What is “Healthy Coping”?

Where Does It Come From and How Do I Get It?

Timothy Re, Psy.D.


Many people who are contemplating and/or entering therapy know they need something more to deal with life’s problems but don’t know what it is or how to ask for it. There are times in everyone’s life when you are aware that you’re not doing too well and are overwhelmed with negative emotions.


Negative emotions, (anger, sadness, anxiety, etc) are what we all universally experience and, to oversimplify matters, what we all don’t want to experience. Negative emotions are part of human nature and are influenced by our own unique internal and external challenges and histories. Sometimes it’s easy to see where negative emotions originate from (as when something bad happens to us); however, in many cases, the source of these feelings is more subtle, internally influenced and related to things that aren’t so apparent. All we know is that we’re uncomfortable and want feelings to go away.


How we respond to negative emotions is basically what coping is all about. Our response depends on many factors: our personalities, biology, health, psychological make-up, and individual strengths and weaknesses. Our individual histories and relationships play a part, as well.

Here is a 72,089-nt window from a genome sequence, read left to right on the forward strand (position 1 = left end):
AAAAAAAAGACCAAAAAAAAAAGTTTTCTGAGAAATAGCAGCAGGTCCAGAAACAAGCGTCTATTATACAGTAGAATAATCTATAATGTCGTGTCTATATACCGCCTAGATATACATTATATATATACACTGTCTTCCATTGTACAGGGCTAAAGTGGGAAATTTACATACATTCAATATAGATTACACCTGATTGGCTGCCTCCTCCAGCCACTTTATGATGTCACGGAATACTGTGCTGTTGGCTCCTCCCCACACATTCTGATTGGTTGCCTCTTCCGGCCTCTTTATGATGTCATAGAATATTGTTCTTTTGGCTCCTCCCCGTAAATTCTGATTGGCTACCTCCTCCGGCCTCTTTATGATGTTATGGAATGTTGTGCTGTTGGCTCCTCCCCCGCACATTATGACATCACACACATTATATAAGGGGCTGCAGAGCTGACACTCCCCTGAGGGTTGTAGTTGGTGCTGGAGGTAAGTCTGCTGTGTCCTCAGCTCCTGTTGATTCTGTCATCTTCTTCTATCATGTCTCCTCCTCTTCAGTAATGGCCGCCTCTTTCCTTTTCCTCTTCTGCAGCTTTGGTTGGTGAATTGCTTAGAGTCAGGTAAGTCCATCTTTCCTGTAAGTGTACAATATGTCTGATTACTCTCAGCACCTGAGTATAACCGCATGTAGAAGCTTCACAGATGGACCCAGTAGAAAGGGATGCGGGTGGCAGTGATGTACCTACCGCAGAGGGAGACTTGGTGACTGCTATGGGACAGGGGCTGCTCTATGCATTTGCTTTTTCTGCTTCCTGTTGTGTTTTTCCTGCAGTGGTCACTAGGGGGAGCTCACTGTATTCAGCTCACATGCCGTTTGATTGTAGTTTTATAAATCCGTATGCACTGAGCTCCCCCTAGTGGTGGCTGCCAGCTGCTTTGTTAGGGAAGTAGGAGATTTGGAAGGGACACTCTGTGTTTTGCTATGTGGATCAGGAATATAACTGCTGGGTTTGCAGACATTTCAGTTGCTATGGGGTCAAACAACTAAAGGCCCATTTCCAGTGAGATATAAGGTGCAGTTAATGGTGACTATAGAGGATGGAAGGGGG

Coping can range from very unhealthy to healthy and positive. “Dysfunction” can be defined of as having a lack of healthy coping skills in our lives, and/or a reliance on negative coping mechanisms that aren’t working and not meeting current demands. Healthy coping mechanisms, on the other hand, are a sum total of skills we’ve learned from our families and relationships, skills we develop, and skills that we naturally possess.


A good way to develop healthy coping is through psychotherapy. Psychotherapy is often like a journey, guided by a therapist, to find healthy coping. Sometimes, it is an inward journey to the self, to find our spiritual center, inner strengths and core capacities. Sometimes, it is a journey of growth to find new sources of strength, support and skills, while learning to the circumvent barriers we encounter along the way.


In all cases, the search for healthy coping is a learning process which leads to growth. It is a journey that starts with a decision to go. Like most journeys, the search for healthy coping can be difficult to start but you’ll be glad you did.